This is not a whodunit , this is a ‘how-it-is-done’. So if you believe that the lord is in the detail and the passion with which any action or emotion is expressed, this is your film. When Faisal Khan has to send out a message to his adversaries, he sends a severed head. When he wants to reach out to his own men, he shoots one of them down in the middle of a dialogue with no intimation. A long puff from his chillum and he’s confident of claiming his targets without aiming and getting his scattered mind to see better sense. While he may be in the ‘Satya’ space, his actions and demeanour could be compared to someone from ‘Snatch’.
If you’re a soundtrack junkie…
This movie celebrates a background score’s ability in establishing a mood or complementing a scene. ‘Moora’ and ‘Kaala Rey’ are hauntingly purposeful in calming the audience who is braving an intense and horrific scene. But it’s not just the music, every sound counts. Right from the trucks honking away to the tune of Dhoom's title track to the orchestra bleating away at the many funeral processions, each leaves you with pickled feelings. A good example of how well the music blends with the visuals would be the breakdown part of the song ‘Chhi Chha Ledar’ where this chase sequence slows down to gel with the score. Here’s an inside look into how one of the numbers was crafted:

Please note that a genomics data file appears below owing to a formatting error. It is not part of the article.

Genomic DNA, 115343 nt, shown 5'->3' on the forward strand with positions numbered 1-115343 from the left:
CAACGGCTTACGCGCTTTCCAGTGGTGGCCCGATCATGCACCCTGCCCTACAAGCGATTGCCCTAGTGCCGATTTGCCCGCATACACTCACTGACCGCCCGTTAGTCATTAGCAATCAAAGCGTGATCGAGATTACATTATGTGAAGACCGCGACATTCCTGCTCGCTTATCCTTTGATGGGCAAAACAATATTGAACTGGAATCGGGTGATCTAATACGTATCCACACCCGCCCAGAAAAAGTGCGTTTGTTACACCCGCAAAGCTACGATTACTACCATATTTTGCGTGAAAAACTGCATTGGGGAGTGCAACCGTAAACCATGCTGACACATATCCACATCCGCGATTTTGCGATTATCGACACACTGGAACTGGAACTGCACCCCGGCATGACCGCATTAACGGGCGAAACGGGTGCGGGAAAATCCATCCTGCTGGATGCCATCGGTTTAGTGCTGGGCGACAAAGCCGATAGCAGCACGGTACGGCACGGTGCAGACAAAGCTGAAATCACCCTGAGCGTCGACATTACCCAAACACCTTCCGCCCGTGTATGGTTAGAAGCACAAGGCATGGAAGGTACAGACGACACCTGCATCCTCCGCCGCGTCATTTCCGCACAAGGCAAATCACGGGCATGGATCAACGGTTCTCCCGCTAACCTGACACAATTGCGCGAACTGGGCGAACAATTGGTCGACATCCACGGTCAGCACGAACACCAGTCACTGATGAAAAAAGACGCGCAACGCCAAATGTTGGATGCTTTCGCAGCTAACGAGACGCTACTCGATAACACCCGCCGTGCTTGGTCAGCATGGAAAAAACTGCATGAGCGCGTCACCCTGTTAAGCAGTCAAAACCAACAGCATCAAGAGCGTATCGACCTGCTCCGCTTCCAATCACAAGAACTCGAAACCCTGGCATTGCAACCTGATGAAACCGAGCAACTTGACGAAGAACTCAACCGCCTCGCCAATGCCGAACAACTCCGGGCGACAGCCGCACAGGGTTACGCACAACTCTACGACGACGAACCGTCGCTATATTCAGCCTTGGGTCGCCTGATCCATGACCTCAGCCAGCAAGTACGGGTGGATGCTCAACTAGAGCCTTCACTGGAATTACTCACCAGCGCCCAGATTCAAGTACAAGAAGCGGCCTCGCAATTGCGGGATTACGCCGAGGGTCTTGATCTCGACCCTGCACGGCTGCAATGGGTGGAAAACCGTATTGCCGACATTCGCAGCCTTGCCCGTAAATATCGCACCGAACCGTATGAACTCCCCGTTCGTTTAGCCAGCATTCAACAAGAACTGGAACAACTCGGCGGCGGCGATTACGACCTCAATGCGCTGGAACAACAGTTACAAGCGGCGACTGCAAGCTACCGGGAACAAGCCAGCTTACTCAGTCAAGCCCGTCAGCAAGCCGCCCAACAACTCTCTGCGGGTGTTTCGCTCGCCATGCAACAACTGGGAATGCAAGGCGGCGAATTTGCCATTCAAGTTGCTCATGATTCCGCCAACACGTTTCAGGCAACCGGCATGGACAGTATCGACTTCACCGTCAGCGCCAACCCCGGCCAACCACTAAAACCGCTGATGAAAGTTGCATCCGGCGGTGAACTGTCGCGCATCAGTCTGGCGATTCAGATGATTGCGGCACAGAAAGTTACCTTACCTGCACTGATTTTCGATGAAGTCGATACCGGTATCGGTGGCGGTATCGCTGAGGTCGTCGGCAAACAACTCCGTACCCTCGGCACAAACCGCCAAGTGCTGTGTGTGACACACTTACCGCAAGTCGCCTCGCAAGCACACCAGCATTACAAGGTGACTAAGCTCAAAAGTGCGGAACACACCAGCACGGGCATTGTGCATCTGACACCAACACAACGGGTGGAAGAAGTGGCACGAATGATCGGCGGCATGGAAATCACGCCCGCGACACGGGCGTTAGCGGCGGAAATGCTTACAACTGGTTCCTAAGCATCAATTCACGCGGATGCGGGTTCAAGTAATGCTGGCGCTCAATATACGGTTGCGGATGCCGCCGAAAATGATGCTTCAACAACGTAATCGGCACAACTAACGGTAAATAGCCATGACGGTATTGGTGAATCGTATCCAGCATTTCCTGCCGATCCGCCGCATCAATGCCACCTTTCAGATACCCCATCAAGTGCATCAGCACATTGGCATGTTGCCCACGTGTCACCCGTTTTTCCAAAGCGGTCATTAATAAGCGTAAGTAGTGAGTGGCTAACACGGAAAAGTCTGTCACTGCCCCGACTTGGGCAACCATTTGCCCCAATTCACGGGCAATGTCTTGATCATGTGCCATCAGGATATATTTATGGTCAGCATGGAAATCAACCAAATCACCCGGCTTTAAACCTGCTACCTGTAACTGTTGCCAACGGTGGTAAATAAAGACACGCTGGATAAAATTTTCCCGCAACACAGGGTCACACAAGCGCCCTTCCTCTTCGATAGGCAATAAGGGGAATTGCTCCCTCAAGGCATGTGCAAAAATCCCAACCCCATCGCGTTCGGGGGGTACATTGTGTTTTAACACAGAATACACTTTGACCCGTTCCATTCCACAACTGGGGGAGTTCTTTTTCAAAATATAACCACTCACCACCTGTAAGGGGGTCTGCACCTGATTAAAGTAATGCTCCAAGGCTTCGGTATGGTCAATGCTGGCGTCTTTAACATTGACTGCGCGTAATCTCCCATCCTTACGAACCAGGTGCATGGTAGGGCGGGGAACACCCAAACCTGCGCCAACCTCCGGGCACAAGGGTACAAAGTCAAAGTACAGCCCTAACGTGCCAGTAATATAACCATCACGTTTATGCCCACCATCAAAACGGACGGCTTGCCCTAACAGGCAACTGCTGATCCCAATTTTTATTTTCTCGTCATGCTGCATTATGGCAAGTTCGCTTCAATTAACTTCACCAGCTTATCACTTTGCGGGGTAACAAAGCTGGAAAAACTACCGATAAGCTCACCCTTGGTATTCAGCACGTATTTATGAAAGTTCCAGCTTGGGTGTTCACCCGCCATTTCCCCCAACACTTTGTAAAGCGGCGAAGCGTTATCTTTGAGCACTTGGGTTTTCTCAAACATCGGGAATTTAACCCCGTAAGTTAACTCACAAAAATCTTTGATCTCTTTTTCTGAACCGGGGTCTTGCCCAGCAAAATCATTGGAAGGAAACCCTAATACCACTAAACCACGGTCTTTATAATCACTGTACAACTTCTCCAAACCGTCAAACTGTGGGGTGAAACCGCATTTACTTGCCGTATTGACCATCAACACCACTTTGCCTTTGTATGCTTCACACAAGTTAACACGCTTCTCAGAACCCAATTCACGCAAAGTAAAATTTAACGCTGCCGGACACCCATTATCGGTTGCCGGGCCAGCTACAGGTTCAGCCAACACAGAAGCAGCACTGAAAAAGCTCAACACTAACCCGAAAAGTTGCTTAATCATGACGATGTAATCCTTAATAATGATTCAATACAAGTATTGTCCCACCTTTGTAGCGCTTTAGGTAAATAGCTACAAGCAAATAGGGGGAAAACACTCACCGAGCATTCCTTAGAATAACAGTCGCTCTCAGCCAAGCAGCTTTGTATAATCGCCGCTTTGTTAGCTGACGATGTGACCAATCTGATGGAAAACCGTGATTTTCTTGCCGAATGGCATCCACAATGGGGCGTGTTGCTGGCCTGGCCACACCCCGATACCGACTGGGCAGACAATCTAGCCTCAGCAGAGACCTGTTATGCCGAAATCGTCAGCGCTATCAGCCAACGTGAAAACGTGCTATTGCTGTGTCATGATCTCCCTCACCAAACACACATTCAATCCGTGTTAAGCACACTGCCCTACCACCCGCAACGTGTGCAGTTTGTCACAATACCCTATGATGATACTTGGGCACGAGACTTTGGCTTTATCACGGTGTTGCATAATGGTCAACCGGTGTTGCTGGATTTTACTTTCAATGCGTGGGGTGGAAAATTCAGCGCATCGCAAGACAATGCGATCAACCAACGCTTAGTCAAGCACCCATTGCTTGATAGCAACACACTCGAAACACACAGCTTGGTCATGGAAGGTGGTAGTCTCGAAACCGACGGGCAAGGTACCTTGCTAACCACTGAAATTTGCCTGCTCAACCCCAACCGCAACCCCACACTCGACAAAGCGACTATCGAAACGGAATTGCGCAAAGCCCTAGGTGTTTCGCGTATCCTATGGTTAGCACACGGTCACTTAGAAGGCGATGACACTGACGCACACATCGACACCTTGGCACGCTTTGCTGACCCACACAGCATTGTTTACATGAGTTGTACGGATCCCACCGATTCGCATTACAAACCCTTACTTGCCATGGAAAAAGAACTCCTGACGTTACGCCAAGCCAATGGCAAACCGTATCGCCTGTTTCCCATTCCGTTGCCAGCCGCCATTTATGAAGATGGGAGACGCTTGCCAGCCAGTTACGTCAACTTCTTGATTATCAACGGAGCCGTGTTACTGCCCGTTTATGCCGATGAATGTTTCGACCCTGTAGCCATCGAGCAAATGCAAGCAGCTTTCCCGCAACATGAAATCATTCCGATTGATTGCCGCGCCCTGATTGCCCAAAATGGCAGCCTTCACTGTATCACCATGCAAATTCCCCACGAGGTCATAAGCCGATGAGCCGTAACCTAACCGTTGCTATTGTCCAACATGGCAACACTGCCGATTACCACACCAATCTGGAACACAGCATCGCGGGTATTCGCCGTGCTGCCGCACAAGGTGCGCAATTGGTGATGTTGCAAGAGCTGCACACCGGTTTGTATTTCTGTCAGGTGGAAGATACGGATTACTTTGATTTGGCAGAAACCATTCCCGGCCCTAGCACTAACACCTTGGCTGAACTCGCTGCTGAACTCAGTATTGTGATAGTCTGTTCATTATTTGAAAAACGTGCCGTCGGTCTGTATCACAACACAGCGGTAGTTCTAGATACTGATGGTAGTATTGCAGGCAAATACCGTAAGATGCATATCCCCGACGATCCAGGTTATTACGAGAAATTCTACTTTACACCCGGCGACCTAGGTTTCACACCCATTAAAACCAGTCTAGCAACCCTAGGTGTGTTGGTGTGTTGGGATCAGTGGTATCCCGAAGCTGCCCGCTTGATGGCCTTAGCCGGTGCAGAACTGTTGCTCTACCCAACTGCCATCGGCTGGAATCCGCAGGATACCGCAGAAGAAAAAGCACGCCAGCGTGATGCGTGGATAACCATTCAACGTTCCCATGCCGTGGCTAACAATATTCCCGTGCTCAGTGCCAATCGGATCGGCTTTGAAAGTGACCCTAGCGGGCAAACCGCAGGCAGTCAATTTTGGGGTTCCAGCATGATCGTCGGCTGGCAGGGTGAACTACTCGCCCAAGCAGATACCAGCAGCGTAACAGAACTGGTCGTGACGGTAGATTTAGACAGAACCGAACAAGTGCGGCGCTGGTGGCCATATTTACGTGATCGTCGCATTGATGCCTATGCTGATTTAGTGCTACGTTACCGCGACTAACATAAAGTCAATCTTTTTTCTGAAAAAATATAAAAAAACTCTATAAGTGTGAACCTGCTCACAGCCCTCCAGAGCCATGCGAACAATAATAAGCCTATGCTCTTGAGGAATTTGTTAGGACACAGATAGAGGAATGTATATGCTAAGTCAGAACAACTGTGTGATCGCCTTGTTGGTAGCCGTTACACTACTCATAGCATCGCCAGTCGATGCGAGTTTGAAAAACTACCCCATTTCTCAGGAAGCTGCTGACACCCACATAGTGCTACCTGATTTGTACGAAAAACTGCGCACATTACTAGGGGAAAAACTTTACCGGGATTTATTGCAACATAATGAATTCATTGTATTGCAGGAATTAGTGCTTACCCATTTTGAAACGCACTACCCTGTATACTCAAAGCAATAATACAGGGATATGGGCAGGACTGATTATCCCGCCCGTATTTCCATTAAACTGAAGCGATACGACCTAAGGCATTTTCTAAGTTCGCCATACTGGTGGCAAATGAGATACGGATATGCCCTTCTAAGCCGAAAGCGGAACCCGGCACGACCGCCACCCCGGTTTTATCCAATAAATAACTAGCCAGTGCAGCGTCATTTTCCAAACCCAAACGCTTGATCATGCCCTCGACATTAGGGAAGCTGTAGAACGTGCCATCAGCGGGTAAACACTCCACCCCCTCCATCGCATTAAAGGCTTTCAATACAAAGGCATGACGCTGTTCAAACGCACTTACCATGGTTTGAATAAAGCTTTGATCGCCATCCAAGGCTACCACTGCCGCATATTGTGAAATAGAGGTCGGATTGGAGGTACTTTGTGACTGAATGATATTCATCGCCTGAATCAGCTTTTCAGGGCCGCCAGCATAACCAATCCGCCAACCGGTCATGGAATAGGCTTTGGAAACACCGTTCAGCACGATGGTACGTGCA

Want more than action?
For those who relish ‘a little more conversation’, there’s a lot here. Great action thrillers always include scenes and dialogues which have nothing to do with the focal point of the film. They just beautifully and temporarily drift you away from the story to serve as a mood changer. So when an assailant is tailing his victim and reporting about his every move in real time, he offers assumptions like, ‘Kela khareed raha hai. Pet kharab hai shayad?” This is followed by a detailed discussion on the various preparations of jackfruit (the victim’s next purchase). While these scenes cannot be truly appreciated enough, their absence would’ve amplified their desperate need. If not to cut the tension, then to provide a breather from such a complicated plot. And if you’re worried about losing track, worry not, there is a neat voice-over to summarize everything like the minutes of a meeting.
Kill Bill/ Rambo fans, book your seats now. Almost every third scene has someone being slashed or gunned down by the trigger-happy cast. And if you’re one for first person shooters, this could really inspire you to hit the console right after the movie. But something that Kashyap specifically excels in, are chase sequences and the few here are 24 carat. May not be as elaborate as the one in ‘Black Friday’ but involves you enough to want to leap forward and go for a grab.
Those who haven’t seen part 1
While it would be nice to inherit the right amount of angst for this revenge sequel, this one intermittently recaps what led whom to get where and why. Infact, the first part wasted a lot of time in flagging historical landmarks, in introducing characters and was much scattered with the number of elements and periods to be covered. This one has characters ready to dive into action with a quick backgrounder for new additions, leaving much time to weave a tighter and telling story.
Chhi Chha Leather, definitely one that weathers.